Medicare is a health insurance program in the United States aimed primarily at individuals aged 65 and older or with certain medical conditions. It is designed to cover various medical services such as hospital stays, outpatient services, and preventive care. It also covers skilled nursing care in nursing home facilities on a short-term basis, usually for recovery after a hospital stay.
What is a Nursing Home?
A nursing home is a facility where individuals can receive additional care services from nurses or nurses’ aides. They can be residential homes or apartments for people who need assistance with daily activities or for those who prefer not to live alone. Nursing homes can also resemble hospitals or hotels with rooms equipped with beds and baths and common spaces for recreational activities, classes, eating, and relaxing. They generally provide around-the-clock care.
What Does Medicare Cover in a Nursing Home?
Medicare does not cover custodial care in a nursing home, which includes services such as bathing, dressing, eating, and going to the bathroom. As a rule of thumb, if a service doesn’t require a professional degree to provide, Medicare likely won’t cover it. However, Medicare does cover skilled nursing care in a nursing home facility, provided several requirements are met:
- You must have Medicare Part A and have days left in your benefit period.
- You must have had a qualifying hospital stay.
- Your doctor must determine you require daily, skilled nursing care.
- You must receive care at a skilled nursing facility.
- The facility where you receive your services must be Medicare-certified.
- You need skilled services for a hospital-related medical condition or a condition that started while you were in a skilled nursing facility getting help for the original, hospital-related medical condition.
Duration of Coverage
Typically, Medicare Part A may pay for up to 100 days in a skilled nursing facility. The facility must admit the person within 30 days after they left the hospital, and they must admit them for the illness or injury for which the person was receiving hospital care.
Parts of Medicare and Nursing Home Coverage
Medicare Part A covers several services in a nursing home environment, including dietary counseling, nutrition services, medical supplies and equipment, medications, meals, occupational therapy, physical therapy, semi-private room, skilled nursing care, social work services related to needed medical care, and speech-language pathology.
Medicare Part B, which pays for outpatient services like doctor’s visits and health screenings, does not usually cover nursing home stays. Medicare Advantage plans (Medicare Part C) don’t generally cover nursing home care considered custodial care, but some exceptions exist if the plan has a contract with a specific nursing home or organization that operates nursing homes. For Part C, it is recommended to contact your plan provider to understand what services are and aren’t covered under your Medicare Advantage plan.
Medigap supplements, which help cover additional costs like deductibles, can sometimes pay for skilled nursing facility co-insurance. However, they don’t cover long-term nursing home care. Some plans like C, D, F, G, M, and N can help pay for skilled nursing facility co-insurance, while Plan K pays for about 50% of the co-insurance and Plan L pays for 75%.
Medicare Part D provides prescription drug coverage. A person living in a nursing home typically receives their prescriptions from a long-term care pharmacy. If you’re in a skilled facility receiving skilled nursing care, Medicare Part A will usually cover your prescriptions during this time.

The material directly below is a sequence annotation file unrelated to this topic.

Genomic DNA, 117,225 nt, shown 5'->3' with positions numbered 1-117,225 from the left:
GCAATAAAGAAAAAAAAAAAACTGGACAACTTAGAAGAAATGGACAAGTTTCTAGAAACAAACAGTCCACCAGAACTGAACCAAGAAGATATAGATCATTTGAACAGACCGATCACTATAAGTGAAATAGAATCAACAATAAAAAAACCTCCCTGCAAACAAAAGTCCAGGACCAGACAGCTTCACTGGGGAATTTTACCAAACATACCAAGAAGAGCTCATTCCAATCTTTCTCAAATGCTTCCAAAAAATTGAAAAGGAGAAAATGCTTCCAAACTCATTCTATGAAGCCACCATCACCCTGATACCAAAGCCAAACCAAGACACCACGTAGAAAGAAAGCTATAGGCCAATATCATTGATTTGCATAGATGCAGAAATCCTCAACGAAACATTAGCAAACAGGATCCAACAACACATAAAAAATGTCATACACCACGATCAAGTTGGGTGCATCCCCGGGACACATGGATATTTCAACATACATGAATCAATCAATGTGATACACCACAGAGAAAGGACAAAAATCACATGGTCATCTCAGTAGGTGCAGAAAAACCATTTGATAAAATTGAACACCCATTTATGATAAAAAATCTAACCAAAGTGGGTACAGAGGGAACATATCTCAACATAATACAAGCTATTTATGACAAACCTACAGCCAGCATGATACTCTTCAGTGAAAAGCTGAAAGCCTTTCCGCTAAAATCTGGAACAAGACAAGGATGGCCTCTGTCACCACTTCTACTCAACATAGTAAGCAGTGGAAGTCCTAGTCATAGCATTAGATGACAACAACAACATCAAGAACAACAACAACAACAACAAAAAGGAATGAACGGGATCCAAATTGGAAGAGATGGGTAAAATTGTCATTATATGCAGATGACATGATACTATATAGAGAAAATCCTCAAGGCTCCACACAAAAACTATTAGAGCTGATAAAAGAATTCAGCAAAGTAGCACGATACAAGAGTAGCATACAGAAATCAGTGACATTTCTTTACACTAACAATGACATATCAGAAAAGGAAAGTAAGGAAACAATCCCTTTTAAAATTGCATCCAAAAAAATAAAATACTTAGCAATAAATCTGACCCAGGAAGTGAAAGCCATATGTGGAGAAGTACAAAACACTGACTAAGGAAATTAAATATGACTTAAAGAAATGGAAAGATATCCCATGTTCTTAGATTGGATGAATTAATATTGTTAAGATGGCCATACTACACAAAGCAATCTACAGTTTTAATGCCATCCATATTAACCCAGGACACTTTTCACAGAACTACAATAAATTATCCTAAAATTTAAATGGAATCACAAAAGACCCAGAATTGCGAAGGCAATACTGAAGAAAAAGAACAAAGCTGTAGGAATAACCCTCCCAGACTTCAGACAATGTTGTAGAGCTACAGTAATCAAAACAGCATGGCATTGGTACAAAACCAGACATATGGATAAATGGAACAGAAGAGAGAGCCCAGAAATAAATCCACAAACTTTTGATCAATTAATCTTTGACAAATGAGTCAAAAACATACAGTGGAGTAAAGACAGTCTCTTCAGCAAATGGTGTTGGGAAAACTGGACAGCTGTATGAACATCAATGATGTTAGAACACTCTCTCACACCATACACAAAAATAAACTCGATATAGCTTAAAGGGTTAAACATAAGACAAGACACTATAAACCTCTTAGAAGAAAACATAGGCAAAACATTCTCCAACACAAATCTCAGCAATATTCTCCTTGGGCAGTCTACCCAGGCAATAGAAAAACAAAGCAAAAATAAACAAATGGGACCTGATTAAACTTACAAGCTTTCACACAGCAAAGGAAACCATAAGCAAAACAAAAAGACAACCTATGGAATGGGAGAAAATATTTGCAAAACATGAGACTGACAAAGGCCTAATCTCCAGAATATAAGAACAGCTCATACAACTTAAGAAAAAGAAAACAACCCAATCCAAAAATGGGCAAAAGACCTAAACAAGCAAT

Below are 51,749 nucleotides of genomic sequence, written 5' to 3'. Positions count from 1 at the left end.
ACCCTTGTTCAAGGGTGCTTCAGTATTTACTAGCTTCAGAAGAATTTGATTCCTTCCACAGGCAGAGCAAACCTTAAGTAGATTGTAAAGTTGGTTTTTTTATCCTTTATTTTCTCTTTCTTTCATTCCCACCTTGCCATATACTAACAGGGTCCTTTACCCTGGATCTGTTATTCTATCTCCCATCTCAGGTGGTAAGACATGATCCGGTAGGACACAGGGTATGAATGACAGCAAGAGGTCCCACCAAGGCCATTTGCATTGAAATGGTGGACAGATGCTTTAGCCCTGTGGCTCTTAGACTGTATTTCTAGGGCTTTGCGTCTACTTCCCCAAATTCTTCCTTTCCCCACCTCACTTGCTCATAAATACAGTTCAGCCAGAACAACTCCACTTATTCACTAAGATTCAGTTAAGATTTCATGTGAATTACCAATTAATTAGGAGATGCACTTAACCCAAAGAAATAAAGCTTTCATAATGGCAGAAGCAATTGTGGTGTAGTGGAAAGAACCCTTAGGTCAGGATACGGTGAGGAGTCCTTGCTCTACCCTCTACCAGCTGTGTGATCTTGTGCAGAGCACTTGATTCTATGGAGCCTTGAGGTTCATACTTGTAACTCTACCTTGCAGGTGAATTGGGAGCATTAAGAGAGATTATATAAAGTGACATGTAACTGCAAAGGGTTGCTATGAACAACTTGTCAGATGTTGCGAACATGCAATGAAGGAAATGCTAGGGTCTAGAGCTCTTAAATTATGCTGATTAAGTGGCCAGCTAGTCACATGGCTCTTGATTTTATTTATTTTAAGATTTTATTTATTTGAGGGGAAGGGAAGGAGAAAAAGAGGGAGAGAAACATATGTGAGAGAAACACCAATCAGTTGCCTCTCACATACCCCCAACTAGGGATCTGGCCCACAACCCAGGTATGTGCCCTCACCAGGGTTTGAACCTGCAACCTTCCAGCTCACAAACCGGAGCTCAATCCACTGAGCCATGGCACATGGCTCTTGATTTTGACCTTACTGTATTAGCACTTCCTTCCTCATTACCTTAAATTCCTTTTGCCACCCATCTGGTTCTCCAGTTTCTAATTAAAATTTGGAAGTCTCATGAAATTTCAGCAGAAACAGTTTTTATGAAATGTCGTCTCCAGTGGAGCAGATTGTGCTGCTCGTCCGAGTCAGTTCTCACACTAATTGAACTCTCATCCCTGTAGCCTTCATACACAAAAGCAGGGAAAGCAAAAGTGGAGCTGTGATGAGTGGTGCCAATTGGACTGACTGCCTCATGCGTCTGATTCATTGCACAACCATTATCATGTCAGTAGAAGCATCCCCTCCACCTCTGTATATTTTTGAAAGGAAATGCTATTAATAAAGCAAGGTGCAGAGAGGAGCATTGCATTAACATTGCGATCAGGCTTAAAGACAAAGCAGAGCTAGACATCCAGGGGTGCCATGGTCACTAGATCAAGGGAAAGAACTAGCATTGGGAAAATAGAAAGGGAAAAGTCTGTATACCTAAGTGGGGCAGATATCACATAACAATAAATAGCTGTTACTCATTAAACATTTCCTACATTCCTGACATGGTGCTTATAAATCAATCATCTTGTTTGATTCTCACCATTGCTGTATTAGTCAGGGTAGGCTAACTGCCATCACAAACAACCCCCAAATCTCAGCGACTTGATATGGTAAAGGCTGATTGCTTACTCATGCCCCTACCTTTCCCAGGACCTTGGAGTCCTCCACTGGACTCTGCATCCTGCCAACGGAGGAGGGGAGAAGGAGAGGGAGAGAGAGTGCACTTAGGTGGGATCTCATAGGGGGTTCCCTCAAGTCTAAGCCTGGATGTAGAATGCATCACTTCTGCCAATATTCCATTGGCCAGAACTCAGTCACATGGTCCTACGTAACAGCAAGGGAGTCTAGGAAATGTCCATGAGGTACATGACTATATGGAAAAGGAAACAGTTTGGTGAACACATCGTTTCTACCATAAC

What if I Need Long-Term Care?
Medicare does not typically cover long-term stays in a nursing home. If you anticipate needing nursing home care in the near future, most Medicare plans won’t be sufficient unless you purchase a Medicare Advantage plan with a specific agreement with a nursing home. However, these are often exceptions and not the norm, and available options may vary geographically.
Alternatives to Help Pay for Long-Term Nursing Home Care
If you need to transition to long-term nursing home care, there are options outside of Medicare that may help offset some costs:
- Long-term care insurance can help pay all or a portion of nursing home costs. Many people purchase these policies at a younger age, as the premiums usually increase with age.
- Medicaid: This insurance program helps cover costs for low-income households and has state and national programs that help pay for nursing home care.
- Veterans Administration: Those who served in the military may be able to receive financial assistance for long-term care services through the United States Department of Veterans Affairs.
Please note that some individuals may require Medicaid services after they exhaust their personal financial resources paying for long-term care. For more information on how to qualify, visiting the State Health Insurance Assistance Programs network is recommended.
Advantages of Nursing Home Care
Nursing home care often allows a person to live independently without having to engage in home maintenance activities. Many nursing homes provide social activities that enable individuals to maintain friendships and engage in various activities. The ability to receive necessary nursing services and have trained staff on hand can provide comfort for the person and their family.
In conclusion, while Medicare can cover some aspects of nursing home care, it’s primarily designed for short-term skilled nursing care following a hospital stay and doesn’t cover long-term custodial care. It’s crucial to plan ahead and explore all available options if you anticipate needing long-term nursing home care in the future.